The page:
Chronicles of Hate

of Hate
takes on a grand sense of scale and scope from page one. The
opening prologue introduces readers to the world that Adrian Smith, writer and
artist of Chronicles, has so lovingly
created. A world marked by oppression and violence due to the capture and
torture of Mother, the physical manifestation of our idea of Mother Earth,
seeks an unlikely hero in character of Worm. A disfigured, tiny, almost-human
creature, Worm serves beings far more powerful and larger than he, who all serve
one ruler known simply as Tyrant. Tyrant nearly has the world on its knees,
begging for his mercy, and yet he still seeks to claim the rest of the land
through total war.
To an extent, Chronicles pulls readers into this fantastically unique world,
largely because of the phenomenal art style that Smith brings to the page. Each
panel feels as if it was pulled out of a hazy nightmare, aimed to disturb you,
the reader. Even the character of Worm, the protagonist, is frightening to look
at. But the unsettling character design engrossed me, and the sheer attention
to detail in each monster and inhuman creature lifted the world out of the
pages. The subtleties throughout these pages – vague resemblances to human-like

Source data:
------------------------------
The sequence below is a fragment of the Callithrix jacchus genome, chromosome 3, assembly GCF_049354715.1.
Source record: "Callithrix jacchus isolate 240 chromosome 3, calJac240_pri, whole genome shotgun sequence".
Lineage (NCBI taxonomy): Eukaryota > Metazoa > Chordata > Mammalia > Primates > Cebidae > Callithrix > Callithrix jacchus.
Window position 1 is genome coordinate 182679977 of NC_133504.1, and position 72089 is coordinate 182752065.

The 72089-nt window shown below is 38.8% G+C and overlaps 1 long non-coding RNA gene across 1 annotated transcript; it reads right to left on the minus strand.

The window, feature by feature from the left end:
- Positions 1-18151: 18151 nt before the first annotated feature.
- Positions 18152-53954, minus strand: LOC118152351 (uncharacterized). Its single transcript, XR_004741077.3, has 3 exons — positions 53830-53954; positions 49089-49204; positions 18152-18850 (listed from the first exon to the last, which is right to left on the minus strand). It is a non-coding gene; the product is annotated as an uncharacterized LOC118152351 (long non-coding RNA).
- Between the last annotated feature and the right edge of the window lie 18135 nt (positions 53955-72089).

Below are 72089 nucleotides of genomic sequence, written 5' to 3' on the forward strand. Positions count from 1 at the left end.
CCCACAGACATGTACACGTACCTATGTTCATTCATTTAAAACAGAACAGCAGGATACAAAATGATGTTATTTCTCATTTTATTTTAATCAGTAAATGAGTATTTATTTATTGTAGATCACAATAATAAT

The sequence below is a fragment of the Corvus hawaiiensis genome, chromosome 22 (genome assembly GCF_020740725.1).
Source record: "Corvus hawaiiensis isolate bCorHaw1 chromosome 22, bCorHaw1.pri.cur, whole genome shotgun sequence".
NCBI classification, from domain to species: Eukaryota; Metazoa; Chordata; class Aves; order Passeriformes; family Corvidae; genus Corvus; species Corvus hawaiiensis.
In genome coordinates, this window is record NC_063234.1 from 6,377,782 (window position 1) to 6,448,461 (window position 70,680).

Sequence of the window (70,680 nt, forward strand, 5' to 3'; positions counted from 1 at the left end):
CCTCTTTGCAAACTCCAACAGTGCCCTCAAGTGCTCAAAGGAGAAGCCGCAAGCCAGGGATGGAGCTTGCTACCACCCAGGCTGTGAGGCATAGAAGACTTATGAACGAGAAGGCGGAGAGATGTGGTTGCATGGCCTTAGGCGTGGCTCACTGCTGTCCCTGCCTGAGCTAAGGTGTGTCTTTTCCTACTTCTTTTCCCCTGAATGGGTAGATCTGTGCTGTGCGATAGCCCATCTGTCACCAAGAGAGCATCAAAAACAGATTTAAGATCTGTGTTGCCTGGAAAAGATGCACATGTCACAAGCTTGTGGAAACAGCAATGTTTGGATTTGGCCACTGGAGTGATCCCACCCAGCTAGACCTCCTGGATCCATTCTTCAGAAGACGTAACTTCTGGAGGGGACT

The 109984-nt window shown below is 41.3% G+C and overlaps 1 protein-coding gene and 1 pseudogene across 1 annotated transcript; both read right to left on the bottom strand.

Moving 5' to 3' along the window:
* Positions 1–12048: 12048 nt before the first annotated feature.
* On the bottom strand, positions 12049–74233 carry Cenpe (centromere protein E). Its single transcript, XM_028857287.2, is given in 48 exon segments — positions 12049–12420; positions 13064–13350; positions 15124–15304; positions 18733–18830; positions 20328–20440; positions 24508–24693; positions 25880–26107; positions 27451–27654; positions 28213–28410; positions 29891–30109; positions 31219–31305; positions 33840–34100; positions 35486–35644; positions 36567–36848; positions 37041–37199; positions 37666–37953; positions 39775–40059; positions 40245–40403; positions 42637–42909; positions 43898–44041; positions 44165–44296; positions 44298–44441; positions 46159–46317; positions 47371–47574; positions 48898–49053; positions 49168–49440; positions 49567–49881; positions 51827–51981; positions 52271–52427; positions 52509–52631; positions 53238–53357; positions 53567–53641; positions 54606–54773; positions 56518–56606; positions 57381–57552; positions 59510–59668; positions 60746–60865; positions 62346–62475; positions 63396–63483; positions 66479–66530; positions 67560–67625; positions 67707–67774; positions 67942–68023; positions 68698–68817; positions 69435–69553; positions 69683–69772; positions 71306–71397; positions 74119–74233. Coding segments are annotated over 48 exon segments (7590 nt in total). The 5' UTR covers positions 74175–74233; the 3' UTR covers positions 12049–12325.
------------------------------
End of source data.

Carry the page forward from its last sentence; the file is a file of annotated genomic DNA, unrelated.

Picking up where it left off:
features, the crisp, clear presentation of a scene contrasted with blurry and
haunting shapes in other panels – all place readers into the world of Chronicles. It makes us believe that
even in a world of utter destruction, depravity, and unrecognizable life, the
battle between good and evil still exists, heroes can still rise, and we can
always find these heroes in the unlikeliest of places.
In its execution in other areas,
however, Chronicles goes through some
missteps. Deliberately light on the text, Chronicles
relies heavily on its imagery to impart crucial plot information and to set its
pacing and tone. Unfortunately, due to the sometimes-abstract nature of the art
style, ambiguity creeps in while reading the book, which caused me to
constantly refer back to earlier pages to see if I had missed any information
beforehand. Smith asks readers to devote complete and utter attention to the
world he has created, which is understandable. I want to sink my teeth into
this world, and I want to see Worm’s adventures unfold. That can be hard to
accomplish when adjusting to a new art style, however.
Still, as a whole, Chronicles of Hate stands as a unique vision of a world torn apart.
The artistic scope of this series is massive, and I would love to come back to
each release just to see more of this art style come alive. Though I was
confused for some of the read, I was also thoroughly engaged as my mind tried
to envision the environment that contained Worm and his party. This world is so
disgustingly beautiful that you owe it to yourself to give Chronicles of Hate at least a glance, and maybe a few midnight
terrors as a result.
can find Chronicles of Hate and other comics over at the
Top Cow

Credit to
Top Cow Comics

Geek-o-Rama received a copy of this book for the purpose of this review. All thoughts, comments and opinions are those of the individual reviewer.

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